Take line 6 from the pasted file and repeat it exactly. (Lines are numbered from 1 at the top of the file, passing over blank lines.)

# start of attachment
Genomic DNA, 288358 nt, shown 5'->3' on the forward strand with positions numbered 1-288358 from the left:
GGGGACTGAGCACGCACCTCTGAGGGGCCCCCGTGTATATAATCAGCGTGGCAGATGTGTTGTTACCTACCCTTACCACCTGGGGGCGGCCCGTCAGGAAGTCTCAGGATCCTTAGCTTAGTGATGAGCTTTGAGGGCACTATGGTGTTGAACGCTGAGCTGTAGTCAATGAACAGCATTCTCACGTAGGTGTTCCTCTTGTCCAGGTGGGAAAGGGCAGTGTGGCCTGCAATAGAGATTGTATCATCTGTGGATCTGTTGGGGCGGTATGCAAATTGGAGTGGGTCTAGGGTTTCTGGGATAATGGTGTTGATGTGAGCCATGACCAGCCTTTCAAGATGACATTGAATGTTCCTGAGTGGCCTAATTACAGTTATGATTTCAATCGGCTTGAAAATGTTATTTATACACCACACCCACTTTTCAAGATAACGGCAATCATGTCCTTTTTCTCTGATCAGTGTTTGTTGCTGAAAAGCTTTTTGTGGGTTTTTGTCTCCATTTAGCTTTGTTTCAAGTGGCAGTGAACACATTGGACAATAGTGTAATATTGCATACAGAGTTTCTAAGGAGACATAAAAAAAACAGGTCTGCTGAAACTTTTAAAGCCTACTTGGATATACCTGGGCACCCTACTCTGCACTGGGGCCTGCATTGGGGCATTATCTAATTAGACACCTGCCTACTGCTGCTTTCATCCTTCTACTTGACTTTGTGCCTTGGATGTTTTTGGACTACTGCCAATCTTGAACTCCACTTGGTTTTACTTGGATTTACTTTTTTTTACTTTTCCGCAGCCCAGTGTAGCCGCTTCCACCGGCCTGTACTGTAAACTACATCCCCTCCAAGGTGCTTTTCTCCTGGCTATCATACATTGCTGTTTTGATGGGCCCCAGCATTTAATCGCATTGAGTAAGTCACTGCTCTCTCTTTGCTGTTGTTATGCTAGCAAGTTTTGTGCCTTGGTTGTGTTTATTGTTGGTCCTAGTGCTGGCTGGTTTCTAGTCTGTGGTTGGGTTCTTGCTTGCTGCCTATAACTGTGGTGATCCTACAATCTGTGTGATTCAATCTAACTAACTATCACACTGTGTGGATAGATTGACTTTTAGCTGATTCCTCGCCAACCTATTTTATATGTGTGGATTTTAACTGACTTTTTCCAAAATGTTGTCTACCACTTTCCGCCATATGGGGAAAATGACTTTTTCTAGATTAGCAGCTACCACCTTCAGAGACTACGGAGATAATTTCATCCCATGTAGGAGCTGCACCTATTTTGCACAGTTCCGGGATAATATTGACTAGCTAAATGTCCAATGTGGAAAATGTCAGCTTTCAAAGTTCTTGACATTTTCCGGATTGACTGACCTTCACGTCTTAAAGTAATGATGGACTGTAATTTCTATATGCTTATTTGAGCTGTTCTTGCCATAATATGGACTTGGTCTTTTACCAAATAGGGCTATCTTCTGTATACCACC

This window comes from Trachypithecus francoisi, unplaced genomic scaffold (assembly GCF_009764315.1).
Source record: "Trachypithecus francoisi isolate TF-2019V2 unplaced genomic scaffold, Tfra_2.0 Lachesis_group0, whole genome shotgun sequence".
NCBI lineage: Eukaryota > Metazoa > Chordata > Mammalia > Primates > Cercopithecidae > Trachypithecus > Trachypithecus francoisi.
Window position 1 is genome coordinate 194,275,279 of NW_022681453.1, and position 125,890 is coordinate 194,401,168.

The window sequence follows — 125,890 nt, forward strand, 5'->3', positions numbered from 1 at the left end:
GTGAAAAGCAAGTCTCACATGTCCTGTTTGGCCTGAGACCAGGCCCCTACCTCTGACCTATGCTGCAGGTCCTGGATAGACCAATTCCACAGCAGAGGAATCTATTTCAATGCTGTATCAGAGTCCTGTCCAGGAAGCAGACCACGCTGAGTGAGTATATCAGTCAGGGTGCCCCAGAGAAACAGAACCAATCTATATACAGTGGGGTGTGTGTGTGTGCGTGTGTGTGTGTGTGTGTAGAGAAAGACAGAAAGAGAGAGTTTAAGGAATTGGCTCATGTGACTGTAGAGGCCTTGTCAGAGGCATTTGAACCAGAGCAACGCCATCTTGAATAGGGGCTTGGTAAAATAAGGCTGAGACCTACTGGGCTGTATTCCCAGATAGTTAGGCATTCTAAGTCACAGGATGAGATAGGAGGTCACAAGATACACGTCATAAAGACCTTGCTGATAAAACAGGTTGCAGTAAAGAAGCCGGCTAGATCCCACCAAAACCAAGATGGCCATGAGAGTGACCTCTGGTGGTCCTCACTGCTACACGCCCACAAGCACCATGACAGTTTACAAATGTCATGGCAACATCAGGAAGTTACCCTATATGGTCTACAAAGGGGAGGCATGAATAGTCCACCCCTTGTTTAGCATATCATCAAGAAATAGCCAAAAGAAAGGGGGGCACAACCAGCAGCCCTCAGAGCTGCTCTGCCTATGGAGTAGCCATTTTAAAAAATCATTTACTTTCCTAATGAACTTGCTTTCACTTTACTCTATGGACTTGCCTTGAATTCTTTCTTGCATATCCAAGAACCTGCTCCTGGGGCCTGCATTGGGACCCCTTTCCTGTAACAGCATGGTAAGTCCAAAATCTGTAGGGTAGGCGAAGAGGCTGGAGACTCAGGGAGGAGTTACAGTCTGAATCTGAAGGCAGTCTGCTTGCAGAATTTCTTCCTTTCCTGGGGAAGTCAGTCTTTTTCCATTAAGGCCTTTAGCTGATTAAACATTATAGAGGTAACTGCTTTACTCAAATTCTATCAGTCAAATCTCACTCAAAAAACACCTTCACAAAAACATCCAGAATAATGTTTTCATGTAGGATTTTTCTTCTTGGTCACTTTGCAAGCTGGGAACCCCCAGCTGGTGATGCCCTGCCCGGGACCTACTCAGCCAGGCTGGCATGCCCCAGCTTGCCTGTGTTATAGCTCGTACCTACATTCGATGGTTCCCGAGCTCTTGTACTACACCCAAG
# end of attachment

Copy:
Window position 1 is genome coordinate 194,275,279 of NW_022681453.1, and position 125,890 is coordinate 194,401,168.